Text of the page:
Democrats, fearful of a repeat of President Donald Trump’s upset victory in 2016, are reportedly losing sleep over their candidate, Joe Biden, potentially seeing his lead in the polls evaporate and ultimately losing the election.
On Friday, the Los Angeles Times noted that Democrats are nervous about Biden falling behind in the final stretch of the presidential race when it matters most.
The report came as some polls show Trump is chipping away at Biden’s lead nationally and in battleground states.
“There is a legitimate case for jittery nerves. The national polling averages that show Biden with a double-digit lead obscure a narrower gap in the swing states essential to win a 270-vote Electoral College majority,” the LA Times conceded Friday, adding:
In this final dash of the presidential race, former Vice President Joe Biden holds a solid lead and his backers are working themselves to exhaustion. Yet Democrats still find that they can’t sleep at night. Their nightmare of 2016 — front-runner Hillary Clinton’s stunning upset by Donald Trump — keeps jolting them awake.
The specter of a repeat seems to be reflected in everything Democrats are doing, from the panicked tone of fundraising pitches to campaign ads that run as often as 65 times a day in key battleground markets.
While campaigning in battleground Michigan over the weekend, Sen. Kamala Harris (D-CA), Biden’s VP pick, expressed concerns about a potential 2016 repeat.
She indicated that Democrats are having post-traumatic stress disorder (PTSD) from Trump’s presidential victory.
“You know, we all have PTSD from 2016, yes,” Harris declared Sunday, echoing Paul Begala, a longtime advisor to Bill and Hillary Clinton and a founder of the Democratic fundraising giant Priorities USA.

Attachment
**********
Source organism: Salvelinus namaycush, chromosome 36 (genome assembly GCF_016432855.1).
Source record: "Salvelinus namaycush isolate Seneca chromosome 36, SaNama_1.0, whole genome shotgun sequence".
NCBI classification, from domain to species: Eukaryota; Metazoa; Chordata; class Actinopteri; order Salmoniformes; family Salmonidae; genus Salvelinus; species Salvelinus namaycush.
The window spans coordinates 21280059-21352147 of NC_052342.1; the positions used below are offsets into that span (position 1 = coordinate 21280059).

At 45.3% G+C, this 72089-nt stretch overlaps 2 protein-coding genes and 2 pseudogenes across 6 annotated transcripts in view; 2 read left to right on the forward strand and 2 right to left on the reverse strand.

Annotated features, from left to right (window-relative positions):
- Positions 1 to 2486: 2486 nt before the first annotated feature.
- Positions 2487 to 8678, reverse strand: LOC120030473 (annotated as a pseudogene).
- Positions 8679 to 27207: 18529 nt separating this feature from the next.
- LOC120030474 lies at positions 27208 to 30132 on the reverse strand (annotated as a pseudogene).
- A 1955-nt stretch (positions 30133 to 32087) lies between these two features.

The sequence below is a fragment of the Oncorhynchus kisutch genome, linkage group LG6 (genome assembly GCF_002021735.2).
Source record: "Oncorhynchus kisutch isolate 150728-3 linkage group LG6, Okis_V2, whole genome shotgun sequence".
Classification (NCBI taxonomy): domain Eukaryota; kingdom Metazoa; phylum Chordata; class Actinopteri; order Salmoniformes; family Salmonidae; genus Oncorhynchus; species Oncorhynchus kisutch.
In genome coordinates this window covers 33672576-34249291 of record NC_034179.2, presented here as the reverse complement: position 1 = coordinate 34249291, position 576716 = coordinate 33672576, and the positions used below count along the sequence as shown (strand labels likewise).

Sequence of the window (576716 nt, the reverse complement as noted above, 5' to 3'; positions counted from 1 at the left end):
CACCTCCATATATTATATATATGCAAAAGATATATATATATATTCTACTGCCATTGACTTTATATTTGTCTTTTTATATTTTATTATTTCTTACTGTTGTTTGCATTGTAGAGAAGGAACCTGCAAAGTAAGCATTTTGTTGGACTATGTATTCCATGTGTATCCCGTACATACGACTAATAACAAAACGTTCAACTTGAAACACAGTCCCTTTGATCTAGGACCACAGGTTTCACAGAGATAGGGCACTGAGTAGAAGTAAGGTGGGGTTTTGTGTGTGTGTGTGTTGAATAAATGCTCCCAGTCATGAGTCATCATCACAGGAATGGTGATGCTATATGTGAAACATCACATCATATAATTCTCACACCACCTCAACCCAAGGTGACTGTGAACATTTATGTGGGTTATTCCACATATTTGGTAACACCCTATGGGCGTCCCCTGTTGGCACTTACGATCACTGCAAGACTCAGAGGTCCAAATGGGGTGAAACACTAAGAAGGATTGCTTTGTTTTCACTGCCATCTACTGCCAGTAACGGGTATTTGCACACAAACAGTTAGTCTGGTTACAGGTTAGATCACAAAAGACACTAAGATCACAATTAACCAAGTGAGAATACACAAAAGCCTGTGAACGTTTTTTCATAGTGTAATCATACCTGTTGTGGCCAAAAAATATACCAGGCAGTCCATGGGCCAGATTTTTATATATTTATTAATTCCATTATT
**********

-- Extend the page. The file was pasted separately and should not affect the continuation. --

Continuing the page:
“Everybody is anxious,” Begala told the LA Times. “It is not just post-traumatic stress disorder. We have permanent traumatic stress disorder. We will never get over what happened in 2016.”
“At this point, everything worries me,” Karen Finney, a senior Clinton advisor in 2016, added.
Democrat operatives are reportedly “obsessing” over ways in which the former vice president could still blow it and see his lead in the polls disappear in the final days of the election.
“A slight shift in voters’ mood in those places could mean the difference between a Biden blowout and Trump eking out another narrow victory even as he loses the popular vote — as he did to [Hillary] Clinton four years ago,” the Times noted, referring to swing states.
During the last presidential debate, Biden made comments about transitioning away from oil that could damage Biden’s prospects in swing states like Pennsylvania and blue areas like New Mexico. Fossil fuels are a substantial source of income for many middle-class Americans across the country.
In the wake of the pandemic, some polls showed signs that Trump is gaining on Biden in some battleground states and nationally.
“President Donald Trump gained on his Democratic challenger Joe Biden in national polling averages, and in nine of 12 contested states,” USA Today reported Monday.
Trump is also gaining ground with minorities, a significant voting bloc necessary to a Democrat victory.
The race could quickly turn into a tossup if just a small portion of working-class white voters abandon Biden in battleground states, and Democrat turnout among minorities is “slightly smaller” than expected, a memo from Priorities USA reportedly warned.
Declining support for Biden among minorities is keeping some Democrat operatives up at night.
“We ended up taking Black voters for granted” in some Democrat strongholds, Finney conceded, referring to the last election cycle.
Still, Democrats like Cornell Belcher, a pollster for Barack Obama’s presidential campaigns, believe angst over a potential Trump win is overblown.
“People have exaggerated the lessons of 2016 because it was such a jolting moment,” Belcher told the Times.
“For people who have done this for a living for a while, and are students of electoral politics, the fundamentals for Joe Biden are sound,” he added, citing Biden’s lead, Trump’s disapproval rating, the pandemic, and racial division across the country.